The first matter argued by counsel in brief is that the court erred in overruling the motion to quash the indictment. The motion was based on facts which may be stated thus, in substance: The judge began drawing slips of juror's names before qualifying them; he thus drew five and then put those slips back in the hat and qualified all the jurors present, and began all over and drew eighteen, which included only two of the five which he first drew. Every other feature appeared regular. The motion to quash is not the proper method of raising the question. Section 8630, Code; Reese v. State, 228 Ala. 132, 152 So. 41; Doss v. State, 220 Ala. 30, 123 So. 231, 68 A.L.R. 712.

But no such objection to an indictment is available, though presented properly by plea in abatement. Section 8630, Code. There are some matters not mentioned in that Code section which have been held mandatory, and that a failure to observe them is proper for plea in abatement, but they do not include the situation here shown. Doss v. State, supra.

The next matter argued by counsel for appellant is that the indictment alleges that defendant killed Herbert Pierce, whereas the evidence all relates to Hubert Pierce as the name of the man killed. Nowhere is there a ruling asked or made which takes note of any such difference in spelling. True the name of the dead man must be correctly stated, and a material variance is fatal. But a mere inaccuracy, where the identity of the person named in the indictment with the one named in the evidence is established, is not fatal under the modern rule. 31 Corpus Juris, 847. The rule adopted in this state is that if the variance in the name be so slight as scarcely to be perceptible, and the deceased would have been readily known by the name thus called, then such variance is immaterial. Aaron v. State, 37 Ala. 106, 116; Ward v. State, 28 Ala. 53; Odom v. State, 20 Ala. App. 75, 101 So. 531; Rooks v. State, 83 Ala. 79, 3 So. 720; Donnelly v. State, 78 Ala. 453. We think that is the situation we have here in hand.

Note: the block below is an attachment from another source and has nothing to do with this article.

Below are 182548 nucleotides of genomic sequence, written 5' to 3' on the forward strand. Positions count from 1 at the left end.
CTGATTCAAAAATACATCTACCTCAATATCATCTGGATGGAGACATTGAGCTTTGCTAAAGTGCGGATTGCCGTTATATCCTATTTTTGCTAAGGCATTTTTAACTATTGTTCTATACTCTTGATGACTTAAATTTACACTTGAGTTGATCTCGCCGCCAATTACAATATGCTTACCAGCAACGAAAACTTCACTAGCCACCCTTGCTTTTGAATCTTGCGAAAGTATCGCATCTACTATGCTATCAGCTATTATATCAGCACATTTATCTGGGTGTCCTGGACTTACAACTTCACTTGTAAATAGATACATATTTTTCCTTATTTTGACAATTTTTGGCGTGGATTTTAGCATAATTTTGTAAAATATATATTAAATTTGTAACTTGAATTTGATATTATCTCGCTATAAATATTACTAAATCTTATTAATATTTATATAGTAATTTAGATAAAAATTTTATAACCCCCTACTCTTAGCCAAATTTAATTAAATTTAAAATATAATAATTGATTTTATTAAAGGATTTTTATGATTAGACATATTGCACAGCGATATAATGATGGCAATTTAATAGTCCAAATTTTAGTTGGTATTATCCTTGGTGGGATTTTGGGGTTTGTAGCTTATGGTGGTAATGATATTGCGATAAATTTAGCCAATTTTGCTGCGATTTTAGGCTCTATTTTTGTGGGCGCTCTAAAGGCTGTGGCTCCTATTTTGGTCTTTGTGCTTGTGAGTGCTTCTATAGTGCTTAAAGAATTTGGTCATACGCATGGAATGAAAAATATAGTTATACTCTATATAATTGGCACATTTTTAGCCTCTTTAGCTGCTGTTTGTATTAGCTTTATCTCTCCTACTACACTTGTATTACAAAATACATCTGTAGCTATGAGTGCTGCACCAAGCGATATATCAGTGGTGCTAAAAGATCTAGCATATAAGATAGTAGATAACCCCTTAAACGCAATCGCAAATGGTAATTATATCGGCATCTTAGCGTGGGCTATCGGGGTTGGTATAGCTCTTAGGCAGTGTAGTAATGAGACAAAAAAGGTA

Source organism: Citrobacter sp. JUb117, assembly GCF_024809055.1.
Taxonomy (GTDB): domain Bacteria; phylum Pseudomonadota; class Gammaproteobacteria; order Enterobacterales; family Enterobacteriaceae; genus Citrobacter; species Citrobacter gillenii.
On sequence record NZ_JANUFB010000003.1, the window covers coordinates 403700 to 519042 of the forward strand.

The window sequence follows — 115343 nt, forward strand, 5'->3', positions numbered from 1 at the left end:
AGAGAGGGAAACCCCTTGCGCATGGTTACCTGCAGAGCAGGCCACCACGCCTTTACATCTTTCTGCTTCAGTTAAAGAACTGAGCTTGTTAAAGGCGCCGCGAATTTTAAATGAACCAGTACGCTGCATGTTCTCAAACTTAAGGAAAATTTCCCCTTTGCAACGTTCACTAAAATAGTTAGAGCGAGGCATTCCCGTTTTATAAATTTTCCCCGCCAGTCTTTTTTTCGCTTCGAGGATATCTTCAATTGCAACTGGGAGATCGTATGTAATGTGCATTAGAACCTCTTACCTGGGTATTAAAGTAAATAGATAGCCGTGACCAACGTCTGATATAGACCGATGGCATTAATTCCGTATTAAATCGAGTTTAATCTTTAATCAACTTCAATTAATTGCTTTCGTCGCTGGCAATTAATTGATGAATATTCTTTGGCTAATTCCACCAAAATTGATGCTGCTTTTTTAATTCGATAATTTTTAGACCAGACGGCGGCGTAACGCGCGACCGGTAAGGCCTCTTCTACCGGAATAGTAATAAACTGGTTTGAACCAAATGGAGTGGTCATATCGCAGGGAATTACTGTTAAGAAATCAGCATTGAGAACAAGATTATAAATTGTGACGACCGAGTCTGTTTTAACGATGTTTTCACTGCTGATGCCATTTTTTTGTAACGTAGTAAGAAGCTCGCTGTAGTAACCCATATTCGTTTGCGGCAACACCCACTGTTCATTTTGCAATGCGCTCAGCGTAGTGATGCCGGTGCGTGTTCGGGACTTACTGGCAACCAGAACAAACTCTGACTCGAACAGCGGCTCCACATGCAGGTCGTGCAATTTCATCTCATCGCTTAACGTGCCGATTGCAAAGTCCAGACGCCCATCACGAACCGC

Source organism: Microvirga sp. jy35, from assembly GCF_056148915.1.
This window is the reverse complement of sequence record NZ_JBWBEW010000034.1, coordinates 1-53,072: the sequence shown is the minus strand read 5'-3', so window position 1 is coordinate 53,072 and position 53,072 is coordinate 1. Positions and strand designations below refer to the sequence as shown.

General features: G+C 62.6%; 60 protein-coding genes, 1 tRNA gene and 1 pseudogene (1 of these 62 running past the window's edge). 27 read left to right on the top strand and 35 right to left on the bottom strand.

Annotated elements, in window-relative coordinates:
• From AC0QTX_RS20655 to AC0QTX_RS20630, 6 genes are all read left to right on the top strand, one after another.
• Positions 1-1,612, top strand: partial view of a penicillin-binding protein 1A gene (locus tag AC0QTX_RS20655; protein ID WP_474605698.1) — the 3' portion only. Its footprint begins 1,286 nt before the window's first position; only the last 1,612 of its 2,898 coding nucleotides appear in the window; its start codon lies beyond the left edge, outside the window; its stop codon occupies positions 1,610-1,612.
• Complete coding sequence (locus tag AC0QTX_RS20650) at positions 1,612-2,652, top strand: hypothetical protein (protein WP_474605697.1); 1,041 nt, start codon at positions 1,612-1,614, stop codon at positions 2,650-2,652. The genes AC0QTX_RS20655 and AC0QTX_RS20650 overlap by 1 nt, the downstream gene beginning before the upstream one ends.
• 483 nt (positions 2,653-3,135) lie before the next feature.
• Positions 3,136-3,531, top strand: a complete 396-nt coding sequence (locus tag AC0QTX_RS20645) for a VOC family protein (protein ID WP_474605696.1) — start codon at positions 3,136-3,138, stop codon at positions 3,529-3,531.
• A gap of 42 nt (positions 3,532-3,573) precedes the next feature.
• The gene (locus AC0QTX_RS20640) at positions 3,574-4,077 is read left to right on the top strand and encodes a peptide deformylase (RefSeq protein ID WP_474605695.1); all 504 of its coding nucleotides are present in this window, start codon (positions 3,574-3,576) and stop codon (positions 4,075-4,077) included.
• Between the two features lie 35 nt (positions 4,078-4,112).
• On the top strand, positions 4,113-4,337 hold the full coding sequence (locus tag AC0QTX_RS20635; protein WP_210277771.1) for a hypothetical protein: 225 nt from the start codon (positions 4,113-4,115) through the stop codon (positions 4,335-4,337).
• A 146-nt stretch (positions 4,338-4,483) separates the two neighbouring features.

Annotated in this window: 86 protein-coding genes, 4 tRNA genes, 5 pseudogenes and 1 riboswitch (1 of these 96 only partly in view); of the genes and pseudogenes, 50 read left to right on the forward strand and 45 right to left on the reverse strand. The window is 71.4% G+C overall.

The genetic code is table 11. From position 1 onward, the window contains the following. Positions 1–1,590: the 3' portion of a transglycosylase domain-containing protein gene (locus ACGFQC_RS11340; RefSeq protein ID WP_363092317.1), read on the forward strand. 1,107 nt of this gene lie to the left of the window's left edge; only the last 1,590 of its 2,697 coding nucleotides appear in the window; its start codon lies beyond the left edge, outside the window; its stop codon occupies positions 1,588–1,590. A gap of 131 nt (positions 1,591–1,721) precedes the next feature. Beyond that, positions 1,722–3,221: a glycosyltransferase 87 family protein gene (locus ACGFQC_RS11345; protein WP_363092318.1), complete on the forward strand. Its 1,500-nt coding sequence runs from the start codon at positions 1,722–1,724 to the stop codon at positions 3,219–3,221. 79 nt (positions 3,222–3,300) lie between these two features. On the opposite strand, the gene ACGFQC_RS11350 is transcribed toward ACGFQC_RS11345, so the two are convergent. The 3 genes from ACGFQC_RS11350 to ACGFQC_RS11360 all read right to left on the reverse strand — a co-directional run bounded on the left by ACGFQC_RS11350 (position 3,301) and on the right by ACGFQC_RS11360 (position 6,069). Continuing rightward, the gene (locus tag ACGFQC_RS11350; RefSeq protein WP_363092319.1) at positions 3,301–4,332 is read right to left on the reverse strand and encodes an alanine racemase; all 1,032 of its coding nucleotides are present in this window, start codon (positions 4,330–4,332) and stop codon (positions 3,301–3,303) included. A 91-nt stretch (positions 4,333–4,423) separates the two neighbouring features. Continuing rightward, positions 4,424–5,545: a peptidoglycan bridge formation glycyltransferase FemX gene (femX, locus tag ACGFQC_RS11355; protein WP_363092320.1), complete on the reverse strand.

It is also here insisted that the court erred in overruling objections to evidence showing the conduct of defendant and his son in defendant's presence leading up to the commission of the offense, and on that day showing preparation for it and the animus of defendant toward deceased. A clear and well-supported statement of the rule in this connection was made by our Court of Appeals in Newman v. State, 25 Ala. App. 526, 149 So. 724, 725, as follows: In such trials, "evidence of connected acts and transactions leading up to and explanatory of the killing is admissible. These acts and circumstances need not necessarily be a part of the res gestæ, in the sense that they become a part of the crime itself, but they are admissible where they throw any light upon the actions, animus, or intent of the defendant, and in this case the mental attitude of defendant at the time of the fatal difficulty as bearing on the question of freedom from fault and required by defendant's plea of self-defense becomes very pertinent." See, also, Weems v. State, 222 Ala. 346, 132 So. 711; Ford v. State, 71 Ala. 385; Cooley v. State, 7 Ala. App. 163, 62 So. 292; 16 Corpus Juris, 545, § 1040.

This is true also when such conduct involves as a part of the events the acts of defendant's son who was present when the killing was done, and when some of the evidence tends to show that he aided and abetted his father in doing it, and when those acts were done in the presence of defendant and a part of the course of events in which they both participated.